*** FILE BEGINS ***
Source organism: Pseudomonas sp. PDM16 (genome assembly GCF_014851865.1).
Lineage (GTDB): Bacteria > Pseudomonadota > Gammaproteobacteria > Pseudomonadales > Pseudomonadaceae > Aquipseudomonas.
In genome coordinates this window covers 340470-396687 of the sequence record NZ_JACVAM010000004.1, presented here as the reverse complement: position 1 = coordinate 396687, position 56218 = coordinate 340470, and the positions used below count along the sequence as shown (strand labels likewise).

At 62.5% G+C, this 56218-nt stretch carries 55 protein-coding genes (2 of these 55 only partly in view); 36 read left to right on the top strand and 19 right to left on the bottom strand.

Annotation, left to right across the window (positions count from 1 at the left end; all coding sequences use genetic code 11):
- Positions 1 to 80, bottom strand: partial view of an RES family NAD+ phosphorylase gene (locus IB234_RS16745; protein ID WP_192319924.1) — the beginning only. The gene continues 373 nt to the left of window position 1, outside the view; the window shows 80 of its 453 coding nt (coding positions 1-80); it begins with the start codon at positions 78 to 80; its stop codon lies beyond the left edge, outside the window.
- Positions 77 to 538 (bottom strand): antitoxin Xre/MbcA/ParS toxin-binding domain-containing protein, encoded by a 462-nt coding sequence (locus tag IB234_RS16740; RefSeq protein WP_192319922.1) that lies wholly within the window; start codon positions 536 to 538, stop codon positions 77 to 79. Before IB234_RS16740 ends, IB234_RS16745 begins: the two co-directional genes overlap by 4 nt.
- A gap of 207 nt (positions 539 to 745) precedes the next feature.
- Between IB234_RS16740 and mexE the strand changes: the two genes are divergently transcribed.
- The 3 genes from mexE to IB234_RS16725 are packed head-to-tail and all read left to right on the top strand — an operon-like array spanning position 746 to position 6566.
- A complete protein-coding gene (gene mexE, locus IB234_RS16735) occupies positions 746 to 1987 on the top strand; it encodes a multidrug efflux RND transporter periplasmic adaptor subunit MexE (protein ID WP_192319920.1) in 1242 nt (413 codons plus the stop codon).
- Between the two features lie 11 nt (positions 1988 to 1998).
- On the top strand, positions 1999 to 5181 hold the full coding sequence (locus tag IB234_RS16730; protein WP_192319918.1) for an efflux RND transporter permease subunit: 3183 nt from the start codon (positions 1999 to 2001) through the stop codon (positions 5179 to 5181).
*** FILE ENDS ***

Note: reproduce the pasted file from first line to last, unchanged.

Source organism: Pseudomonas sp. PDM16 (genome assembly GCF_014851865.1).
Lineage (GTDB): Bacteria > Pseudomonadota > Gammaproteobacteria > Pseudomonadales > Pseudomonadaceae > Aquipseudomonas.
In genome coordinates this window covers 340470-396687 of the sequence record NZ_JACVAM010000004.1, presented here as the reverse complement: position 1 = coordinate 396687, position 56218 = coordinate 340470, and the positions used below count along the sequence as shown (strand labels likewise).

At 62.5% G+C, this 56218-nt stretch carries 55 protein-coding genes (2 of these 55 only partly in view); 36 read left to right on the top strand and 19 right to left on the bottom strand.

Annotation, left to right across the window (positions count from 1 at the left end; all coding sequences use genetic code 11):
- Positions 1 to 80, bottom strand: partial view of an RES family NAD+ phosphorylase gene (locus IB234_RS16745; protein ID WP_192319924.1) — the beginning only. The gene continues 373 nt to the left of window position 1, outside the view; the window shows 80 of its 453 coding nt (coding positions 1-80); it begins with the start codon at positions 78 to 80; its stop codon lies beyond the left edge, outside the window.
- Positions 77 to 538 (bottom strand): antitoxin Xre/MbcA/ParS toxin-binding domain-containing protein, encoded by a 462-nt coding sequence (locus tag IB234_RS16740; RefSeq protein WP_192319922.1) that lies wholly within the window; start codon positions 536 to 538, stop codon positions 77 to 79. Before IB234_RS16740 ends, IB234_RS16745 begins: the two co-directional genes overlap by 4 nt.
- A gap of 207 nt (positions 539 to 745) precedes the next feature.
- Between IB234_RS16740 and mexE the strand changes: the two genes are divergently transcribed.
- The 3 genes from mexE to IB234_RS16725 are packed head-to-tail and all read left to right on the top strand — an operon-like array spanning position 746 to position 6566.
- A complete protein-coding gene (gene mexE, locus IB234_RS16735) occupies positions 746 to 1987 on the top strand; it encodes a multidrug efflux RND transporter periplasmic adaptor subunit MexE (protein ID WP_192319920.1) in 1242 nt (413 codons plus the stop codon).
- Between the two features lie 11 nt (positions 1988 to 1998).
- On the top strand, positions 1999 to 5181 hold the full coding sequence (locus tag IB234_RS16730; protein WP_192319918.1) for an efflux RND transporter permease subunit: 3183 nt from the start codon (positions 1999 to 2001) through the stop codon (positions 5179 to 5181).